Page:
Emily Wardill

Statens Museum for Kunst, København
Intervju, Intervju 09.05.12

Ti spørgsmål: Emily Wardill

Emily Wardill. Foto: Tomas Mirecki.

I aften åbner den britiske film- og videokunstner Emily Wardill i x-rummet på Statens Museum for Kunst i København med en soloudstilling, hvis lange titel stammer fra et essay af W.B. Yeats:  «…found himself in a walled garden on the top of a high mountain, and in the middle of it a tree with great birds on the branches, and fruit out of which, if you held a fruit to your ear, came the sound of fighting…»

Det sanselige paradoks (lyden af en slåskamp i en frugt!), som titlen indebærer, er ofte til stede i Wardills værker. Hun trækker på et meget forskelligartet reservoir af viden, genrer og æstetik, der iscenesættes i samme værk. Det så man fx i filmværket Sick Serena and Dregs and Wreck and Wreck (2007), der vistes på Venedigbiennalen 2012. Et skuespil udfoldede sig i et religiøst allegorisk billed-og lydunivers, hvor de udklædte (med store kjoler, parykker og skæg) skuespilleres dialog udtrykte en upassende sort ironi midt i den religiøse sfære – en slags absurd teater, hvor det allegoriske og performative element hele tiden var i centrum.

I den aktuelle udstilling inddrager Wardill neurologien som vidensfelt. Forholdet mellem kroppens bevægelser og sindets erfaringer undersøges i en film, der med kunstnerens egne ord, er en blanding mellem en thriller og et digt. I slutningen af april opførte Wardill performancen For They Know Not på Lilith Performance Studio i Malmö. Performancen, der forløb over to aftener, er forlægget til det filmværk, der vises på Statens Museum for Kunst, og omhandler neurologen Eitienne Motion, der mest betragter kroppen, fx sin underfundige patient, der kun kan røre (på) sig, når han kigger på sine lemmer og aktivt beslutter sig for at flytte dem. Motion har til gengæld glemt at lytte til sanserne og kærligheden. Alt synes besluttet på forhånd, og det instinktive – kroppens reaktion på en pludselig følelse – er ikke mulig. Filmen drejer sig dermed grundlæggende om selvbevidsthed i forhold til vores ageren i verden – men også i forhold til værket i sig selv og vores kropslige erfaring af værkets indhold. Det er denne dobbeltsidighed, den paradoksale sanselighed, der synes at ligge Wardill på sinde.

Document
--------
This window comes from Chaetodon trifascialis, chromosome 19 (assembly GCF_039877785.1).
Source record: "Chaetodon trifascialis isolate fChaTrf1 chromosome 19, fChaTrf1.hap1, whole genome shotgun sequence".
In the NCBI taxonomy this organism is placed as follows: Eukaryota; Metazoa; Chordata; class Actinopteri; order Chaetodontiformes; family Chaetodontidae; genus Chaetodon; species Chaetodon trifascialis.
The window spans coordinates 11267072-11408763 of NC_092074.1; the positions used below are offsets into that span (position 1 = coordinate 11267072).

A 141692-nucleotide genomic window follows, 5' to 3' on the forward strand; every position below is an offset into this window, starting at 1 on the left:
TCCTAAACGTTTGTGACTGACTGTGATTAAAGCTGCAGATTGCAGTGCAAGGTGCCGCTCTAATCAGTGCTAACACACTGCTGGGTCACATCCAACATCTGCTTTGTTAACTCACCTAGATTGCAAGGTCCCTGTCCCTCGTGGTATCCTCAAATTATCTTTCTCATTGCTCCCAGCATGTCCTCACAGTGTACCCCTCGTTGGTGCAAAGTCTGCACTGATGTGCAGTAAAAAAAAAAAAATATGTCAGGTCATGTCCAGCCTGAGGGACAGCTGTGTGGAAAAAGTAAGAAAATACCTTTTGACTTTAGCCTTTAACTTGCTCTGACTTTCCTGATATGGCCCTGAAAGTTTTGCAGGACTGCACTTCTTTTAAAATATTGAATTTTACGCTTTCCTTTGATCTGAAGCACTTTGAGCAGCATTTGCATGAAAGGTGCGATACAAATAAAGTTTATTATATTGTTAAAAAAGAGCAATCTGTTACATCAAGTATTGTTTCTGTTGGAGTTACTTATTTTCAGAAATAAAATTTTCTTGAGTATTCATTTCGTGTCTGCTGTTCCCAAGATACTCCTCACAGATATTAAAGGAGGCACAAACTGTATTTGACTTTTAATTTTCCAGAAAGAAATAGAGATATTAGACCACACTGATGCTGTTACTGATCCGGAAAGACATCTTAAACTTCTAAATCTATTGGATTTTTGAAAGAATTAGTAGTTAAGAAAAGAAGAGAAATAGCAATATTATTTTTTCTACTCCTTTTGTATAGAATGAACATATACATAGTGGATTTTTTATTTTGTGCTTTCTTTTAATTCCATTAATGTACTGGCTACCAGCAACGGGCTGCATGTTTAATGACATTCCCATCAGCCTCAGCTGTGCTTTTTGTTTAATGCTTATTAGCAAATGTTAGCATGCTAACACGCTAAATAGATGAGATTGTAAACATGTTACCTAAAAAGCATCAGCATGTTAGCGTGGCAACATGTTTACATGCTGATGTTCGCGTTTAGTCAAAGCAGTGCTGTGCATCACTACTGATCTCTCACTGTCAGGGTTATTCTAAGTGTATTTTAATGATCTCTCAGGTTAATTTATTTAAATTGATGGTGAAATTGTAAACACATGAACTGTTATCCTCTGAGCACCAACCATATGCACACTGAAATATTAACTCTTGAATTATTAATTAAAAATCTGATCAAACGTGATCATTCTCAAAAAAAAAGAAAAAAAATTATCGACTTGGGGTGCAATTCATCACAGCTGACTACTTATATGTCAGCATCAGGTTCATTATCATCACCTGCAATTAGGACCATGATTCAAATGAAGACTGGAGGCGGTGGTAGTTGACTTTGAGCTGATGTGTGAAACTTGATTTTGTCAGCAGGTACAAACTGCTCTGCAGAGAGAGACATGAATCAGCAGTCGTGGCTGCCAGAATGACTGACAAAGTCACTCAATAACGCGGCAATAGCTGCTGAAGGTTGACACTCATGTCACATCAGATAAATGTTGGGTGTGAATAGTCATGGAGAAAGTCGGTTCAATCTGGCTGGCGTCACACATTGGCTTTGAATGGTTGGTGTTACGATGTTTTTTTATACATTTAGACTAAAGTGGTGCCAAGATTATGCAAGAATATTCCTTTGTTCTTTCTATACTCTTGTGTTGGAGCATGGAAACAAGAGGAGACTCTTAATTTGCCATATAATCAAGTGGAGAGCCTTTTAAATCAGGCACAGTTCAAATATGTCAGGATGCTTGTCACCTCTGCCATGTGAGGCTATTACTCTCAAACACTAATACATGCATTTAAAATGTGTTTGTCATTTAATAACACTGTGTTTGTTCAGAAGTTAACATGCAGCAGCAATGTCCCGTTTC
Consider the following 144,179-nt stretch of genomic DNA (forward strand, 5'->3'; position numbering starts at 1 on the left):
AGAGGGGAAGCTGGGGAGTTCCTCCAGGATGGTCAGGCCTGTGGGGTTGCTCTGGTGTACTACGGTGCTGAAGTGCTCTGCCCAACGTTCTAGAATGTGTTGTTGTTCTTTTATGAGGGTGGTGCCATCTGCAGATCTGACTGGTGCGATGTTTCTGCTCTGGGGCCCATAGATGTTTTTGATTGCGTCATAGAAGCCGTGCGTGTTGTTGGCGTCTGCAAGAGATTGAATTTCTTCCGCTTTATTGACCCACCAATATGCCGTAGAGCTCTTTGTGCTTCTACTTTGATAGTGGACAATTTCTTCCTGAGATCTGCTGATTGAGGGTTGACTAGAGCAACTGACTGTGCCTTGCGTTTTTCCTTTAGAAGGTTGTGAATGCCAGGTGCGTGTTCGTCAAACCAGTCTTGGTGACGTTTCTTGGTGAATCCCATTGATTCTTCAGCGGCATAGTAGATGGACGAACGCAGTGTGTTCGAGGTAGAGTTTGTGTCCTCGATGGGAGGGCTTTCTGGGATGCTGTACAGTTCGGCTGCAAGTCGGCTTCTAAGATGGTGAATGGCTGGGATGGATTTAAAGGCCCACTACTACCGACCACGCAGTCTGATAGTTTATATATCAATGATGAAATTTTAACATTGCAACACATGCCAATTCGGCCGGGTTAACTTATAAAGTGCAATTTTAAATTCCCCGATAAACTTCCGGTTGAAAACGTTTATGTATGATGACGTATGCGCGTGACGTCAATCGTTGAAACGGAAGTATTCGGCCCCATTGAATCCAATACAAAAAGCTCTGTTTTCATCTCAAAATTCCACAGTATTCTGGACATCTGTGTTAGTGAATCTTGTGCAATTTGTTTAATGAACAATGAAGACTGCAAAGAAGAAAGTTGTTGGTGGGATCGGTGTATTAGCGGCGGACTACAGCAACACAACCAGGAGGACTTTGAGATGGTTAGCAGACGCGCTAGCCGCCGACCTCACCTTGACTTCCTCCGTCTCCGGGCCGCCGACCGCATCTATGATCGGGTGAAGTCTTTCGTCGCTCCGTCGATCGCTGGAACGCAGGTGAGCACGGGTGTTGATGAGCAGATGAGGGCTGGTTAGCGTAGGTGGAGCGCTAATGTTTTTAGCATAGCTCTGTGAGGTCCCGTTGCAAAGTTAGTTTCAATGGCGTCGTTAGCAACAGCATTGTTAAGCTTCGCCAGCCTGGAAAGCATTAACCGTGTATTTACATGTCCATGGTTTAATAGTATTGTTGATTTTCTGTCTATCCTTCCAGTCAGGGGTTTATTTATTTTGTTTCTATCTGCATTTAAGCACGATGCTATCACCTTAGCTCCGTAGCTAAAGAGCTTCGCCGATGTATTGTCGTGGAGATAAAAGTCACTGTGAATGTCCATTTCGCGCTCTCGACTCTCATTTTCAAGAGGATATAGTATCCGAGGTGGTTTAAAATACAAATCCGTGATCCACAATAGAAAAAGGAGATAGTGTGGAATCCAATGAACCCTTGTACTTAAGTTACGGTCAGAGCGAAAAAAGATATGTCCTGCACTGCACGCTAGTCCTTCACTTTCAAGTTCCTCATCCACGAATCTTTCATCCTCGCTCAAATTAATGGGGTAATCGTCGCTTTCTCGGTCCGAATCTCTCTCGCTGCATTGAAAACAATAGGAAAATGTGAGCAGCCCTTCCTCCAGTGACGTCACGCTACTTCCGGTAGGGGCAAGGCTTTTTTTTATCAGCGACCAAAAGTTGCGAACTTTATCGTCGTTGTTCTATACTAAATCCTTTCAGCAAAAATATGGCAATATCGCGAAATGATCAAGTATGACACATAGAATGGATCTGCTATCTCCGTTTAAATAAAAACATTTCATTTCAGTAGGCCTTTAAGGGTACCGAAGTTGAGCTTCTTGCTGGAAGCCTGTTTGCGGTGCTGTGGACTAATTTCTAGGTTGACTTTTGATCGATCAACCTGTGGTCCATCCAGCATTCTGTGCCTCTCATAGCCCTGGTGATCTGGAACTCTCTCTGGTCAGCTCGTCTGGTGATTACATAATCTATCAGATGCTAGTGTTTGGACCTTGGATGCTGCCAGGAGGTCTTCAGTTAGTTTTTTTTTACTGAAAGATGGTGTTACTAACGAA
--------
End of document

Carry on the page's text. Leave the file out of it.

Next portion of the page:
Emily Wardill er født i Rugby, Storbritannien i 1977, hun er uddannet fra Central Saint Martins College of Art, og har haft soloudstillinger på blandt andet ICA i London (2008), de Appel i Amsterdam (2009) og på  Badischer Kunstverein (2012).  Dette er hendes første udstilling i Danmark.

Emily Wardill har svaret på Kunstkritikks 10 spørgsmål per email. Vi har valgt at publicere svarene på originalsproget.

How are the preparations for the exhibition at Statens Museum for Kunst going?

Great, I am very excited about the show.

What are we going to see, and what is the exhibition about?

I am making a film, the title of which is “…found himself in a walled garden on the top of a high mountain, and in the middle of it a tree with great birds on the branches, and fruit out of which, if you held a fruit to your ear, came the sound of fighting…” It is a kind of love story following the relationships that a neuroscientist has with his pupils, his main patient, Simon and his lover Slalem.

Your exhibition at SMK works with the notion of the body and the mind: what are your thoughts about the old Cartesian dichotomy of mind /body and the classic phrase “I think therefore I am”?

There are things that our bodies know that are very difficult for our minds to learn. The idea that my body grew itself, for instance, I find astonishing.

Film making is a strange mixture of being reliant on technology (and all the idiosyncrasies that this has developed in its journey from still to moving images), being inherently social (so the minds and bodies are multiple and interdependent), being able to collide different times and locations in a way in which individual bodies and minds cannot and liberating the mind and the body from the construction that is “common sense” through the use of fiction, collage and time travel. It also has the particularity of allowing that you see ideas enacted – put into space, made visible and audible – in a way that, say, writing a paper, does not.

You integrate scientific research in your art projects. What role does theory play in your work and what theorists have inspired you lately?